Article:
As expected, Apple has sent out invitations to select members of the media inviting them to a special event on March 7. The image accompanying the invitation features a finger reaching out to touch the Calendar icon on a noticeably high-resolution iPad screen, and the tagline “We have something you really have to see. And touch”. Notably, no Home button is seen on the device, although it may simply be rotated to the side. Apple is expected to unveil the third-geneartion iPad at the event; the device is expected to feature a Retina Display with four times the pixels, as well as 4G LTE connectivity and a new chipset, all in an almost unnoticeably thicker shell that we first saw at this year’s Consumer Electronics Show. The event will be held at the Yerba Buena Center for the Arts Theater in San Francisco and will start at 10:00 a.m. Pacific Time.
Citing code found in a beta version of iOS 5.1, a new report claims that Apple is simultaneously developing its next-generation A6 processor, as well as an “A5X” variant of the A5 processor that currently powers the iPad 2 and iPhone 4S. 9to5Mac reports that the code makes reference to both an “S5L8950X” chip—said to be the A6—and an “S5L8945X” chip, which is said to be the A5X. For reference, the original A4 was referred to as “S5L8930X”, and the A5 “S5L8940X”. A later report from the same outlet suggests that the A5X will find its way into the next-generation Apple TV, while the A6 will power the next-generation iPad.
Best Buy is now offering a substantial discount on the iPad 2 ahead of the expected announcement of the next-generation model. A brief check of the retailer’s website shows that all models of iPad 2—including white and black models of all capacities, and Wi-Fi as well as Wi-Fi + 3G—are $50 off their standard retail price, with prices now starting at $450 and ranging up to $780. Apple is widely expected to announce its next-generation iPad next week at a special media event in San Francisco.
Vimeo has added native iPad support to the iOS app for its popular online video sharing service. The Vimeo app allows users to not only view and upload videos from their iOS device but also provides integrated video capture and advanced editing features including the ability to add transitions, titles and effects, layer background music and sound recordings and adjust volume levels. Vimeo 2.0 is now a universal app introducing a native iPad user interface. The new version also adds integration with the Vimeo Music Store and the ability to shoot video, create projects and browse featured channels without signing up for or logging into a Vimeo account. Users can also now view their subscriptions, likes, and watch later album and share, add comments and view licenses, credits and likes on other people’s videos. Vimeo 2.0 requires iOS 4.3 or later and is available from the App Store as a free download.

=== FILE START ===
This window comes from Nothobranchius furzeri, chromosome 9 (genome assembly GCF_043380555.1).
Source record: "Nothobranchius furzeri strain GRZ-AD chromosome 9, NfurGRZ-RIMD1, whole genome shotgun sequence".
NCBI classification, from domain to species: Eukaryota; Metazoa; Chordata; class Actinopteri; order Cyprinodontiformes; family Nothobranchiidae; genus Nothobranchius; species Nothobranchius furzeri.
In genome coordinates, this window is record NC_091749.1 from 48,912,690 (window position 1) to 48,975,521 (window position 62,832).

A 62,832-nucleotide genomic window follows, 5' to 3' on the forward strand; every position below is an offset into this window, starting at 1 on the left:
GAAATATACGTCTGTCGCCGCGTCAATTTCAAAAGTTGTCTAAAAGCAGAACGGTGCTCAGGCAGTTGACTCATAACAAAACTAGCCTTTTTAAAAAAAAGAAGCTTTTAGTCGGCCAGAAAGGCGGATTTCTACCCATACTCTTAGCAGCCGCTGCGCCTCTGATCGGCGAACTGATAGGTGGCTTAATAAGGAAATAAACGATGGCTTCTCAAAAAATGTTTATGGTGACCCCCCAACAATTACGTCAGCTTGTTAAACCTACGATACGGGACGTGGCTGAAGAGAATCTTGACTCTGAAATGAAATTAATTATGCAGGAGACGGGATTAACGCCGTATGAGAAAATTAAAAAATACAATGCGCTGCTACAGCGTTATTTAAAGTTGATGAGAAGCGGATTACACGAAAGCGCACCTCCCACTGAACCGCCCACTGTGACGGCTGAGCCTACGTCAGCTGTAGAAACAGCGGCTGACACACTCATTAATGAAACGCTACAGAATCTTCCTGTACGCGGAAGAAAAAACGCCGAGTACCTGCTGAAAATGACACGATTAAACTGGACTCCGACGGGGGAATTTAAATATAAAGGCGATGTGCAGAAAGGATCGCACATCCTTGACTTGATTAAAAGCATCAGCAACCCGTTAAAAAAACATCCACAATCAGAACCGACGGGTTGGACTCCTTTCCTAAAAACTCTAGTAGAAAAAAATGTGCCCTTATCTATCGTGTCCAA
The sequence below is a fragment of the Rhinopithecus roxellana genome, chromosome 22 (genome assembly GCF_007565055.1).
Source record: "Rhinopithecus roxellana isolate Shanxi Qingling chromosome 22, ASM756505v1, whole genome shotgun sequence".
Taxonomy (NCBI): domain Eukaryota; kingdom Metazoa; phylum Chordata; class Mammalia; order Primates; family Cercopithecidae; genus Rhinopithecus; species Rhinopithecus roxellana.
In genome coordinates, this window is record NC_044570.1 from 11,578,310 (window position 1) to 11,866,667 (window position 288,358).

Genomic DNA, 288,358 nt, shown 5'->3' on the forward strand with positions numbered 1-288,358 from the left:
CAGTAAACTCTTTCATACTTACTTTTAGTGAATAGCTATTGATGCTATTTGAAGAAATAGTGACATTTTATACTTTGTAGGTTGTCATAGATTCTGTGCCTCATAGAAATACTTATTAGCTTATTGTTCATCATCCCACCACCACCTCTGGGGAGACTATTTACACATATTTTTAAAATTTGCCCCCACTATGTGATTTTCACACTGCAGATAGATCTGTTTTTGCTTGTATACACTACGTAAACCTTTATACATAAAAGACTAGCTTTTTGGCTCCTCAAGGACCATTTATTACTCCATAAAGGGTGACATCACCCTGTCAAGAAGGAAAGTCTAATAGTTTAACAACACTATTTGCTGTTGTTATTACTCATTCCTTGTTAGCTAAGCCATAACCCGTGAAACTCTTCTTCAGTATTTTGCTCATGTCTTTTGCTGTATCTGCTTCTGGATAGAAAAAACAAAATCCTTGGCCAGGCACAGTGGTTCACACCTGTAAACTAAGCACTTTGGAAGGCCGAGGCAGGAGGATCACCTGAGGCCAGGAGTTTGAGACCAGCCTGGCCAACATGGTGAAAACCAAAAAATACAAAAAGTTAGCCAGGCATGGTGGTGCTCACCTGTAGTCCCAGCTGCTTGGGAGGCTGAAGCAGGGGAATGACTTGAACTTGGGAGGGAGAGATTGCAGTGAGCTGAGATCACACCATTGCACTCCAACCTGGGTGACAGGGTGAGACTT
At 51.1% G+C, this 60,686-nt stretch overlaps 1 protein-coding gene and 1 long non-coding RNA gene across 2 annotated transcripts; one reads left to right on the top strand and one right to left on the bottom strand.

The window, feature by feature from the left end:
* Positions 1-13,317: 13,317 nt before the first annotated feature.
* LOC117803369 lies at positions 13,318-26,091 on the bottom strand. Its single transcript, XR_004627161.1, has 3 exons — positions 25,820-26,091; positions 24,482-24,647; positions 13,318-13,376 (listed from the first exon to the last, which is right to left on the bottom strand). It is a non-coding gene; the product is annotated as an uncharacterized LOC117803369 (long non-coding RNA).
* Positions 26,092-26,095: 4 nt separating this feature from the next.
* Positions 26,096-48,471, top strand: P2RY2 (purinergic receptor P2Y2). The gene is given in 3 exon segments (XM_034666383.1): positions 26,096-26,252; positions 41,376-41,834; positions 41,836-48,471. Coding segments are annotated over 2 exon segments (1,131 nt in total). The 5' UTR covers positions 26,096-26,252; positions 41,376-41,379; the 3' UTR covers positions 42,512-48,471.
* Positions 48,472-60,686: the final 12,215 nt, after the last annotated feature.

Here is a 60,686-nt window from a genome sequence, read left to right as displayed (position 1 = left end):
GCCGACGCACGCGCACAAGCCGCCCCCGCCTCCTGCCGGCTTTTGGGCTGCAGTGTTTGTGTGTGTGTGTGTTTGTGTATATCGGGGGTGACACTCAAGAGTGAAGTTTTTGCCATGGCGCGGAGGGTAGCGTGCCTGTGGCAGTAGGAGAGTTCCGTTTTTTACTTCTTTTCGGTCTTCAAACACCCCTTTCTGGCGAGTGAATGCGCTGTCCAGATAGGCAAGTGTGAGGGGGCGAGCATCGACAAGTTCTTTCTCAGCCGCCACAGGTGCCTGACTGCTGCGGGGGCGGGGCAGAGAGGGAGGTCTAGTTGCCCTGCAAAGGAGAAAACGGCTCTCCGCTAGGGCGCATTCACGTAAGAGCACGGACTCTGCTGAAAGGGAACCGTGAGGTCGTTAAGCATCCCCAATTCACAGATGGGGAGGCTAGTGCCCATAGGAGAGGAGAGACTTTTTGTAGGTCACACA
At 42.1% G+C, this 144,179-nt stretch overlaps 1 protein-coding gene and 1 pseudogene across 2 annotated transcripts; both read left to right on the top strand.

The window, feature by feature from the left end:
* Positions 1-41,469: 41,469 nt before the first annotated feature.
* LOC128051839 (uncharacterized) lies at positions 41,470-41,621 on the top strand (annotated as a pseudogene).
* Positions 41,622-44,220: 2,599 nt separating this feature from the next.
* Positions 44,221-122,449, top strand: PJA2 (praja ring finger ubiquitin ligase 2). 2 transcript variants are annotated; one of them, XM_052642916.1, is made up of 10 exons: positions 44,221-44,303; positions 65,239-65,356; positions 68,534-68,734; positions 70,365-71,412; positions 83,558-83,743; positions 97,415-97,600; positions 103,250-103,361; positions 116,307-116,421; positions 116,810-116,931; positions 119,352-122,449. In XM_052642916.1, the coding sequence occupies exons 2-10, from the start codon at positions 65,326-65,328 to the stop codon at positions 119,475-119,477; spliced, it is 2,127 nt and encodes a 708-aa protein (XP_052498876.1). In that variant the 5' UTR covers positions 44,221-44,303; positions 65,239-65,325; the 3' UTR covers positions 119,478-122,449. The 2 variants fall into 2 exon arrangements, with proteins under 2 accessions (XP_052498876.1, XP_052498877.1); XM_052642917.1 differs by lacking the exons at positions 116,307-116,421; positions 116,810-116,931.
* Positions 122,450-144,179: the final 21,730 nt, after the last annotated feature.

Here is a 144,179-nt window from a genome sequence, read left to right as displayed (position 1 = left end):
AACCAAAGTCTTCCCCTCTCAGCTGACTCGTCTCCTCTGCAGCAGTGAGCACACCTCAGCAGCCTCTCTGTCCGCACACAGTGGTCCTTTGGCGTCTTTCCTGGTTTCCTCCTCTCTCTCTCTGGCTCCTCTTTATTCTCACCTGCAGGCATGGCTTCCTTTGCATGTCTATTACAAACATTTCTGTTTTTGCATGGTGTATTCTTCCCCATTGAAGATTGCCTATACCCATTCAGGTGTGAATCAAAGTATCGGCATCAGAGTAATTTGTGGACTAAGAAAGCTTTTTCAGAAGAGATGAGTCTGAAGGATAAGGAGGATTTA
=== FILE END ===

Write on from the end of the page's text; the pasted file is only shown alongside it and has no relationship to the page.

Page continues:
Adobe has launched Photoshop Touch for the iPad, the first in its series of “Touch Apps” for the iOS platform first announced last fall. Adobe Photoshop Touch provides a core set of features from the full desktop version of Photoshop in an iPad optimized app, including support for working with multiple layers and advanced selection tools along with a number of professional effects and filters. Intuitive touch gestures allow users to access Photoshop tools, zoom and pan within an image and precisely select and refine parts of an image. Images can be opened from the iPad photo library or users can take advantage of an integrated Google Image search to acquire images from various online sources.
Finished results can be shared via Facebook or e-mail, printed via AirPrint or uploaded as projects to Adobe Creative Cloud and opened in Photoshop CS5 or Photoshop Touch on another iPad or tablet device. Advanced Facebook integration also allows users to view comments on their shared photos directly within the app. Photoshop Touch also provides a collection of 13 step-by-step tutorials covering professional techniques as well as a gallery view to allow users to easily choose the styles and results they’re looking for. Adobe Photoshop Touch requires an iPad 2 with iOS 5.0 or later and is available from the App Store for $10.
Bandwdith Publishing, in conjunction with the George Harrison Estate has released The Guitar Collection: George Harrison, a new iPad app celebrating the famous guitarist and his historical guitar collection. The new app provides a virtual guided tour of George Harrison’s private guitar collection through photographs, detailed descriptions and audio and video footage; 360-degree imaging by photographer Steven Sebring allows provides an immersive experience allowing fans a never before seen view of the classic guitars right down to every scratch, ding and worn thread. The app includes a selection of Harrison’s best known guitars such as the Gretsch G6128 Duo Jet, the Gibson J-160E, the Rickenbacker 360/12, the Fender Stratocaster named ‘Rocky’, the Ramirez Classical, the Fender Rosewood Telecaster, and the Zemaitis Lotus 12-String, with plans to add additional guitars to the app in future updates.